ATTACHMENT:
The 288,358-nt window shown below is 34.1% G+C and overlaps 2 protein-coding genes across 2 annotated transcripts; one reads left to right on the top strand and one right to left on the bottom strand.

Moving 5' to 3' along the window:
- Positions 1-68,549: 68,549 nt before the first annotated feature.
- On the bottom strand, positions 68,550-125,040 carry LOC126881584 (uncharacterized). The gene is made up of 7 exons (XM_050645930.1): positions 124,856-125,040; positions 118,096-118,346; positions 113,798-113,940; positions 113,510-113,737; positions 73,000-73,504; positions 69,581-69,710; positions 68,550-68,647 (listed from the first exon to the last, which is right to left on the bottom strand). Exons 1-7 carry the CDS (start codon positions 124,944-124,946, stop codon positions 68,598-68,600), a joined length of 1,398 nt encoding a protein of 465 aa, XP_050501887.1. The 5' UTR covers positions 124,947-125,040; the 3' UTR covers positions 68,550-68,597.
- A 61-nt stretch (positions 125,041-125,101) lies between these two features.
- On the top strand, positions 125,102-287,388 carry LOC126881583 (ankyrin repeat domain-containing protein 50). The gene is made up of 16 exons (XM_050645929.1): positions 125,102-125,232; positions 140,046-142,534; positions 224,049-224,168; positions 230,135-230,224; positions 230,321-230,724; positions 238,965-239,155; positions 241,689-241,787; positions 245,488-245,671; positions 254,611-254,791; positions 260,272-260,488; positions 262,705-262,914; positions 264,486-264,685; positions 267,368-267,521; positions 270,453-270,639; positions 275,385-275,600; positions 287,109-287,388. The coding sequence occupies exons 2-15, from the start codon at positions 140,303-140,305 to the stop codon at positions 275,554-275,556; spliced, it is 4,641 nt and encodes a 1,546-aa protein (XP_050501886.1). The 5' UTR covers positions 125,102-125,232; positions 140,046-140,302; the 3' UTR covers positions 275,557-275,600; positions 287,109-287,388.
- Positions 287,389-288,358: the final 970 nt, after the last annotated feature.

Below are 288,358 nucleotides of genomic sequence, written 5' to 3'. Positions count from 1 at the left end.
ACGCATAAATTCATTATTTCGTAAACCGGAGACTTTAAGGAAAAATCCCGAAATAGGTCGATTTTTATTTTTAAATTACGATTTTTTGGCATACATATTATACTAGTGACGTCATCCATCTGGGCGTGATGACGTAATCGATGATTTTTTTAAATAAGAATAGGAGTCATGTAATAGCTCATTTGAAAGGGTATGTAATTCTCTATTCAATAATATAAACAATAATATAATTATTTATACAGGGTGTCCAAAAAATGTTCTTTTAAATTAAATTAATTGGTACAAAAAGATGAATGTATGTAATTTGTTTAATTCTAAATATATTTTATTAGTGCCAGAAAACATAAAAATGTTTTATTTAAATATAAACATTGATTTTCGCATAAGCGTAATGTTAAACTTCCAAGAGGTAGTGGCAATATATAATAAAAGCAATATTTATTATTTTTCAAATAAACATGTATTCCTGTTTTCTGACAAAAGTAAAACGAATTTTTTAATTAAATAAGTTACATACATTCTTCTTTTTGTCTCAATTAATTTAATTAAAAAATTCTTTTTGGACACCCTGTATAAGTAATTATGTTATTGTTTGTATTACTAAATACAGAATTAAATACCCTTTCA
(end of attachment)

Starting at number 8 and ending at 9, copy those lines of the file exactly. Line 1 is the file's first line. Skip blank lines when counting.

Below are 288,358 nucleotides of genomic sequence, written 5' to 3'. Positions count from 1 at the left end.
ACGCATAAATTCATTATTTCGTAAACCGGAGACTTTAAGGAAAAATCCCGAAATAGGTCGATTTTTATTTTTAAATTACGATTTTTTGGCATACATATTATACTAGTGACGTCATCCATCTGGGCGTGATGACGTAATCGATGATTTTTTTAAATAAGAATAGGAGTCATGTAATAGCTCATTTGAAAGGGTATGTAATTCTCTATTCAATAATATAAACAATAATATAATTATTTATACAGGGTGTCCAAAAAATGTTCTTTTAAATTAAATTAATTGGTACAAAAAGATGAATGTATGTAATTTGTTTAATTCTAAATATATTTTATTAGTGCCAGAAAACATAAAAATGTTTTATTTAAATATAAACATTGATTTTCGCATAAGCGTAATGTTAAACTTCCAAGAGGTAGTGGCAATATATAATAAAAGCAATATTTATTATTTTTCAAATAAACATGTATTCCTGTTTTCTGACAAAAGTAAAACGAATTTTTTAATTAAATAAGTTACATACATTCTTCTTTTTGTCTCAATTAATTTAATTAAAAAATTCTTTTTGGACACCCTGTATAAGTAATTATGTTATTGTTTGTATTACTAAATACAGAATTAAATACCCTTTCA